A new variant of the destructive VoidCrypt ransomware has been spotted by researchers encrypting user computers and holding them for ransom. The latest threat, dubbed K2 ransomware, is an efficient file-encrypting malware capable of attacking both business and home users alike.
Users are warned that despite the plethora of malware distribution tricks, the most common cause of ransomware infections is phishing. Criminals use multiple platforms, including emails, social media, and chat platforms, to target a broad spectrum of potential victims.
Users should also bear in mind that a technique called “spoofing” is often deployed to make malicious messages appear to be from legitimate sources. Therefore, experts recommend all unexpected messages to be treated as potential threats.
How Does K2 Ransomware Operate
Upon infiltration, K2 will establish persistence by adding entries in the system’s registry. The threat will also launch a scan that detects the user-generated files, such as pictures, archives, documents, and databases.
K2 ransomware looks for files that could contain valuable information to leverage for a ransom. The file-locker will apply advanced cryptographic algorithms to encrypt the target files and prevent the victim from accessing their own data.
K2 will not delete the information saved in the files but will rather “lock” it and make it unavailable to the user and the OS. However, as K2 needs the host device to remain operational, it will not corrupt any OS-related files. The threat will also whitelist a file named “!INFO.HTA,” which contains a ransom-demanding message.
As a final step of its encryption process, K2 ransomware will rename the successfully encrypted files by following the pattern: [Original File Name].[Original File Extension].[Threat Operators’ email Address].[Random String of letters and digits that acts as a victim’s ID].[Ransomware Rxtension].
For example, a file named “User-Manual.pdf” could be renamed to “User-Manual.email@example.com.HKUYTFH6JH.k2.”
Meanwhile, K2 ransomware will attempt to prevent file recovery by executing commands that delete any volume shadow copies.
Upon completing the file encryption procedure, K2 ransomware will drop its ransom note in the form of a file named “!INFO.HTA.”
Ransom Note Text:
“!!! Your Files Has Been Encrypted !!!♦ your files has been locked with highest secure cryptography algorithm ♦
♦ there is no way to decrypt your files without paying and buying Decryption tool♦
♦ but after 48 hour decryption price will be double♦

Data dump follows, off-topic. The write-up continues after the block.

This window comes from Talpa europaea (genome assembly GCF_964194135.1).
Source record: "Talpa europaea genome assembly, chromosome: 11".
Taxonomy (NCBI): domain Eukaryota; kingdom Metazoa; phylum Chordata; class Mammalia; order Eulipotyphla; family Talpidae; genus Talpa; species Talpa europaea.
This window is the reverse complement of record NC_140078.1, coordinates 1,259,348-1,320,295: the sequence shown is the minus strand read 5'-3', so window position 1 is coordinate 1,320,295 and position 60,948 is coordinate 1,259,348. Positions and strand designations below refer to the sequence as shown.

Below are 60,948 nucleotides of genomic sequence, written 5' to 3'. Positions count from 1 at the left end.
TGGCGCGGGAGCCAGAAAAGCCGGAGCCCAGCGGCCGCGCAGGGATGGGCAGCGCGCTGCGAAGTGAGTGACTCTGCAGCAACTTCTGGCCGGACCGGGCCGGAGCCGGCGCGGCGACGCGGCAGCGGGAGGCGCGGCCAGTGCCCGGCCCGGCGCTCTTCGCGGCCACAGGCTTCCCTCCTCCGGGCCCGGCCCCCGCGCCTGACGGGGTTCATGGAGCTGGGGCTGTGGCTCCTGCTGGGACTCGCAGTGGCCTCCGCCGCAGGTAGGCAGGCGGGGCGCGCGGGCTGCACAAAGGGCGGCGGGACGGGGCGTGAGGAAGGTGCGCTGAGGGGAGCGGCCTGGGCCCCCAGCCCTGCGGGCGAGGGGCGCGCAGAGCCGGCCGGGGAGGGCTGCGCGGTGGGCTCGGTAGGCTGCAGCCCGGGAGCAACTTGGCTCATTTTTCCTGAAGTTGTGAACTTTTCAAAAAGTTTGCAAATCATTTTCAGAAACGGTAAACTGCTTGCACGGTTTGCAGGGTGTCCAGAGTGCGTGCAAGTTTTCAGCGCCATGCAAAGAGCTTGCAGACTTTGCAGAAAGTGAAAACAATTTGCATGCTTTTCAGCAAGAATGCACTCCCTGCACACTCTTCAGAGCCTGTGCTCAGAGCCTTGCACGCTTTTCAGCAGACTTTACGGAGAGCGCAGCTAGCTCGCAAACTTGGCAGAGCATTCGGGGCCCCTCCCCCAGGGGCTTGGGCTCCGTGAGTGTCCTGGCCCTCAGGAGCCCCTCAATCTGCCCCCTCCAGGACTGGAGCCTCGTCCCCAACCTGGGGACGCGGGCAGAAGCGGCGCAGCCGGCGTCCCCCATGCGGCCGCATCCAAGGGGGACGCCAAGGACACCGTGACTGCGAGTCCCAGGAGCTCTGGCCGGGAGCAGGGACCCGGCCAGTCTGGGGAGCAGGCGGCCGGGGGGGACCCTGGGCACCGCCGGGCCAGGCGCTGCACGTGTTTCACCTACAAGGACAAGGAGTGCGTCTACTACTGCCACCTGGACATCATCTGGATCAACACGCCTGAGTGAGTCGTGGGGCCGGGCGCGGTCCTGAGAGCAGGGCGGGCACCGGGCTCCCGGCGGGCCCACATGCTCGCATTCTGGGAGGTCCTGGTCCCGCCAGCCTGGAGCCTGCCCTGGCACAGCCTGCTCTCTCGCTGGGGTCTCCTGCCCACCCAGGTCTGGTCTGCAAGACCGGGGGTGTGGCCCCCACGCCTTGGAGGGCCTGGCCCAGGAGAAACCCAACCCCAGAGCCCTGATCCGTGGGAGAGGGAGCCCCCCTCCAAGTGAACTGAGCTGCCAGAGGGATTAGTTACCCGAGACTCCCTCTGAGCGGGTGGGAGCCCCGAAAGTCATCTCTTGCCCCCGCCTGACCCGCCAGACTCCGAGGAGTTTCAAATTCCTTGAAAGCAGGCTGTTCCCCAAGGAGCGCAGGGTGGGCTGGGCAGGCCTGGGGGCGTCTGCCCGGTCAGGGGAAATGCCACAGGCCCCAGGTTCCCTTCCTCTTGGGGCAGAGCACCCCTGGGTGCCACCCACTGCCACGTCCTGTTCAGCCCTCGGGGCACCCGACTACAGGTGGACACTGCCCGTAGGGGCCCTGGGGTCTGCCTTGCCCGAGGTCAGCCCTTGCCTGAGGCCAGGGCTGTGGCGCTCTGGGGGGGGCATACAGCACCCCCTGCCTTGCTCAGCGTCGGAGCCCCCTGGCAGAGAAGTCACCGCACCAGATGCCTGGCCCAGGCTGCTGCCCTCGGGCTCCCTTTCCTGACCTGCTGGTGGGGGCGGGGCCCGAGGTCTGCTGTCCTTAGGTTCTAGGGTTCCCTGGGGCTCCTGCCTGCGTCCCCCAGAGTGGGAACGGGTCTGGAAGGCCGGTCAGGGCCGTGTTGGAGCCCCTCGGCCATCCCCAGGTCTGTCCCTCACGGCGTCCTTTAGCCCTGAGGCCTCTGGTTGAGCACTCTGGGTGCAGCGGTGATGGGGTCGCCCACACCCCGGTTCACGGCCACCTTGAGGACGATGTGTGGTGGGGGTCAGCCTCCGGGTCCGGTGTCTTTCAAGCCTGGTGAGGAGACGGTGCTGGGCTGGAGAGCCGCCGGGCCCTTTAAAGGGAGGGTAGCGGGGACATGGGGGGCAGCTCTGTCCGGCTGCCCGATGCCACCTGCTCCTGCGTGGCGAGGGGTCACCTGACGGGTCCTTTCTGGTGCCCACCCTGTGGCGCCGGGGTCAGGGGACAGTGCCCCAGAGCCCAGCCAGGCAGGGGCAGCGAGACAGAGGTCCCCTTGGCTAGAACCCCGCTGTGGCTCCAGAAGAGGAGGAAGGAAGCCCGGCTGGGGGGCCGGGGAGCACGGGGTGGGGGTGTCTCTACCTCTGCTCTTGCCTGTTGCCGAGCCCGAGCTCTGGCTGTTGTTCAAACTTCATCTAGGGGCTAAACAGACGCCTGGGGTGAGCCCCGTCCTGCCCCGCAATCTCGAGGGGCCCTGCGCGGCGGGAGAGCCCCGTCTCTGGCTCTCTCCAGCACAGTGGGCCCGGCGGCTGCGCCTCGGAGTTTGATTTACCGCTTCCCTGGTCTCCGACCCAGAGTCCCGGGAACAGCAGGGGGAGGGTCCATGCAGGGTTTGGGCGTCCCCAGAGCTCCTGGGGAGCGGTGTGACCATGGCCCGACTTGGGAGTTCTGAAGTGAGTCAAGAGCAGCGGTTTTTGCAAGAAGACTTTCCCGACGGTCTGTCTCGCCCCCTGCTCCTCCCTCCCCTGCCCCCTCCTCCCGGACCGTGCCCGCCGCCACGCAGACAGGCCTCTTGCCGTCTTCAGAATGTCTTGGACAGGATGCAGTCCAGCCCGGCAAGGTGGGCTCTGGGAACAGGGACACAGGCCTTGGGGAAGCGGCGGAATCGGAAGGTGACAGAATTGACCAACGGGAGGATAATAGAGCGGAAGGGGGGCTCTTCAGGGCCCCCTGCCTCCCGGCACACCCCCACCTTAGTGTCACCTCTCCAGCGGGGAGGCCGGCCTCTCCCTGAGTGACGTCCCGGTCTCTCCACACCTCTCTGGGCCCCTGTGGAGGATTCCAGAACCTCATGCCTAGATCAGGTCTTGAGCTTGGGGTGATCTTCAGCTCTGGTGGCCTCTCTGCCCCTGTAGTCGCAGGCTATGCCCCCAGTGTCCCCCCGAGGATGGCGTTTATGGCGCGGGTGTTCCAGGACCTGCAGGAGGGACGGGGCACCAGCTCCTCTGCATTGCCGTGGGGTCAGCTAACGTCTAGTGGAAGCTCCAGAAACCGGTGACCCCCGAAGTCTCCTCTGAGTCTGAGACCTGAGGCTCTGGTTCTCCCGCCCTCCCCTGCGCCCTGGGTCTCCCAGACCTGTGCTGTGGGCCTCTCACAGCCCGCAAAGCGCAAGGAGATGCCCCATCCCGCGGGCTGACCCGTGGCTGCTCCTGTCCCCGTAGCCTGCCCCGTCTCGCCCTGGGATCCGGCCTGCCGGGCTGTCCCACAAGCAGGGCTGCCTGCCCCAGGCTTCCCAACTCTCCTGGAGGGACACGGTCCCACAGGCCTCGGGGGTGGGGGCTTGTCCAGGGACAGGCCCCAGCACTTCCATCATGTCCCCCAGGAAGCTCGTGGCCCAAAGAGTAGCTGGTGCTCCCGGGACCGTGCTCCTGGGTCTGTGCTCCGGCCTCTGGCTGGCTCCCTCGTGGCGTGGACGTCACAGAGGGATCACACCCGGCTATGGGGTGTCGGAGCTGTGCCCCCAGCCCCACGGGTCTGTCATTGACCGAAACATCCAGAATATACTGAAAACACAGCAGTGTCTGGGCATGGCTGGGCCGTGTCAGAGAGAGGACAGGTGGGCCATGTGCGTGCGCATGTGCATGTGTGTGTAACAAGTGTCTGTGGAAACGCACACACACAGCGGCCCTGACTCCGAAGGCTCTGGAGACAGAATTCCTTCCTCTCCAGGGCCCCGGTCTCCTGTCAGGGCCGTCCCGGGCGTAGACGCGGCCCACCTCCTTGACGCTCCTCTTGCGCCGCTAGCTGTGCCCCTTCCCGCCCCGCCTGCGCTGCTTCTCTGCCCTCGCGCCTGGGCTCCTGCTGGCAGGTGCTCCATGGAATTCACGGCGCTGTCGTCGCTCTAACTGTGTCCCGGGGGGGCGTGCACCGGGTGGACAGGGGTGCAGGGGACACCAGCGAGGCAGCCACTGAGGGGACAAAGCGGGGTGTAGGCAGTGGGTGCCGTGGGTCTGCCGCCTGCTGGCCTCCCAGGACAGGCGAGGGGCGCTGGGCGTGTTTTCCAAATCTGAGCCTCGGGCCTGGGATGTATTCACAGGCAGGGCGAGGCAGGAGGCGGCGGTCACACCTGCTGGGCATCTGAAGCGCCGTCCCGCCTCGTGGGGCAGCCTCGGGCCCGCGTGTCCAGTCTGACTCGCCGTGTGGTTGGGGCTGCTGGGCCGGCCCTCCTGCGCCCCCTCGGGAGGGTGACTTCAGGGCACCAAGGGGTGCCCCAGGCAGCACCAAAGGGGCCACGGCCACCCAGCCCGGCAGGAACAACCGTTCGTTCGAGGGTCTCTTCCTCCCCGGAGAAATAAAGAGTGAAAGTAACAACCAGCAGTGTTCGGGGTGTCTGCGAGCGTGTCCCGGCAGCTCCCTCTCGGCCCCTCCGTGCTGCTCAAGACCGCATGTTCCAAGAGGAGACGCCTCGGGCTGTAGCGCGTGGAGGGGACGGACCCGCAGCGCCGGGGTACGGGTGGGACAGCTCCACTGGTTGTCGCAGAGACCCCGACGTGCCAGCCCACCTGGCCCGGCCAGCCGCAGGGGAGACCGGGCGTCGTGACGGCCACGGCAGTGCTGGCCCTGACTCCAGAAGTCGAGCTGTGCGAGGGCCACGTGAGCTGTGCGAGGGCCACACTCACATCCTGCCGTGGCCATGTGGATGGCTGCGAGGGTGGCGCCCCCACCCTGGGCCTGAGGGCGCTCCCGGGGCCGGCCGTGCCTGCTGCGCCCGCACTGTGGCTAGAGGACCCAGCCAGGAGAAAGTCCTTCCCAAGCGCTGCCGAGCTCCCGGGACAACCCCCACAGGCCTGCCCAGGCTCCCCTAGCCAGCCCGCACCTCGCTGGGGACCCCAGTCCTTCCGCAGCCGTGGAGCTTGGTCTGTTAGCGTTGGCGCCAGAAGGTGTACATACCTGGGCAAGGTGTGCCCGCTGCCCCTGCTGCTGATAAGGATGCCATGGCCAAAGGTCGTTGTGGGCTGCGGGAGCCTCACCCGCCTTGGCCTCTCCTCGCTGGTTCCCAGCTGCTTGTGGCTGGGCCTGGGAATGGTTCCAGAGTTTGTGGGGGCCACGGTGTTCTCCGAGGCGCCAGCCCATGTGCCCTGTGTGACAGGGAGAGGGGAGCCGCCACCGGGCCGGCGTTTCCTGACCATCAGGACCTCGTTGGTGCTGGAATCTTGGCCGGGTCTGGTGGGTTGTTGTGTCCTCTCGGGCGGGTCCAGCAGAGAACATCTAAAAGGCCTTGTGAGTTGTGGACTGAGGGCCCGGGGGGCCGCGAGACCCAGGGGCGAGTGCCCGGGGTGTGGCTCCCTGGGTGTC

♦ you can send some little files for decryption test♦
♦ test file should not contain valuable data♦
♦ after payment you will get decryption tool ( payment Should be with Bitcoin)♦
♦ so if you want your files dont be shy feel free to contact us and do an agreement on price♦
♦ !!! or Delete you files if you dont need them !!!
♦Your ID :-
our Email :Helpforfiles@xmpp.es
In Case Of No Answer :Helpforfiles@cock.li”
K2’s ransom note informs the victim of their dire situation and offers a solution, for a price.
However, instead of being asked for a specific sum, victims are instructed to contact the threat operators via email. They are told to use either the firstname.lastname@example.org or email@example.com email address. Their messages could contain a couple of encrypted files that will be recovered as proof that the decryption software works.
Of course, this “generous” offer has a catch. Victims can send only small files that don’t contain valuable information.
Sadly, as K2 ransomware was discovered only recently, no alternative decryption software is available for it yet.
However, cybersecurity experts recommend against involving the threat operators. Victims are warned that they are dealing with professional criminals, experienced in victim manipulation.
Ransomware operators are very likely to ignore their victims once the ransom payment is made. Practice also shows that victims who paid hefty ransoms often get blackmailed for additional payments.
Backups saved on external or cloud storage could be used for safe data recovery. However, victims are advised to remove the ransomware before they connect any external device to the infected machine. Otherwise, K2 ransomware could corrupt the backup device and encrypt the data saved on it.